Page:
In light of this week's controversy around Burger King, who tried to mark International Women's Day in a positive way, but ended up just annoying a lot of people and having to apologise, we take a look back at a mis-step from rival burger brand, McDonald's, in March 2020...
Brands are continuing to respond to the spread of coronavirus, with many using their platform to highlight the importance of social distancing. Last week, McDonald's shared a minimalist ad in which its two famous golden arches became separated – and the internet was not impressed.
The ad, created by agency DPZ&T, appeared across all of McDonald's Brazil's social media accounts to convey the idea that we are "separated for a moment so that we can always be together". However, after a fierce backlash, the altered logo and accompanying social media posts have already been deleted. It's safe to say this attempt won't be gracing our best logos list.
While speculative creative efforts (such as Jure Tovrljan's iconic logos reimagined for the age of coronavirus) have gone down well online, it seems it isn't enough for corporations to make fun, creative tweaks if they aren't backed up by actual action.
Twitter users were quick to blast McDonalds's seemingly opportunistic effort. "Shame on everyone turning this pandemic into an award brief" said @rafapcolombia (opens in new tab), while @VanLigon (opens in new tab) simply asked, "How about pay your workers a living wage?" Perhaps @LaurelLu (opens in new tab) puts it best:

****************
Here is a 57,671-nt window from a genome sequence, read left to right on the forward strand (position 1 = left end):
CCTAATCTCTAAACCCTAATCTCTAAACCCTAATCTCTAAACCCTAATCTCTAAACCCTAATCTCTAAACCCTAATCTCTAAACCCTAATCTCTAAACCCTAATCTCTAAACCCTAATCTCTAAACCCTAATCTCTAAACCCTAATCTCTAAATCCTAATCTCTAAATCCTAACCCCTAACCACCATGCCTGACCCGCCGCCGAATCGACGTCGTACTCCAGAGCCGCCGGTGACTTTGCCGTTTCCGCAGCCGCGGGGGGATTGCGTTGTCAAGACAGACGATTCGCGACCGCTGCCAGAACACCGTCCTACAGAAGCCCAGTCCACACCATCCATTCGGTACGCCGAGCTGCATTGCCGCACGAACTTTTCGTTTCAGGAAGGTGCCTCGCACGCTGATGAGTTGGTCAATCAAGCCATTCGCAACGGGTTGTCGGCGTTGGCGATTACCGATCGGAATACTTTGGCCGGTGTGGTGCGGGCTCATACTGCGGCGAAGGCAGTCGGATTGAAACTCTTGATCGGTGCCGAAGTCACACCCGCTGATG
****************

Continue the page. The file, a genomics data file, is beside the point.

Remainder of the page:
I don’t want your cute logo play McDonalds. I want you offering a million free meals to those in need. I want you turning your drive thru into safe testing sites. I want you doubling down on that happy meal box content for kiddos who are stuck inside RN. https://t.co/xgpf2mIaQeMarch 20, 2020
Not only has McDonald's Brazil removed all trace of the tasteless ad, but it has also apologised. A statement to the New York Post (opens in new tab), said: “As a brand that operates in nearly 120 countries, we share a collective responsibility to help our communities in times of need. We apologise for any misunderstanding of the intent to remind our customers and communities on the importance of social distancing during these uncertain times.”
We hope this will be a lesson to other brands considering a quick, tokenistic response to the current situation. While McDonald's has made some successfully bold creative moves in the past (such as these minimal, type-only ads), it's safe to say this was a supersize mistake.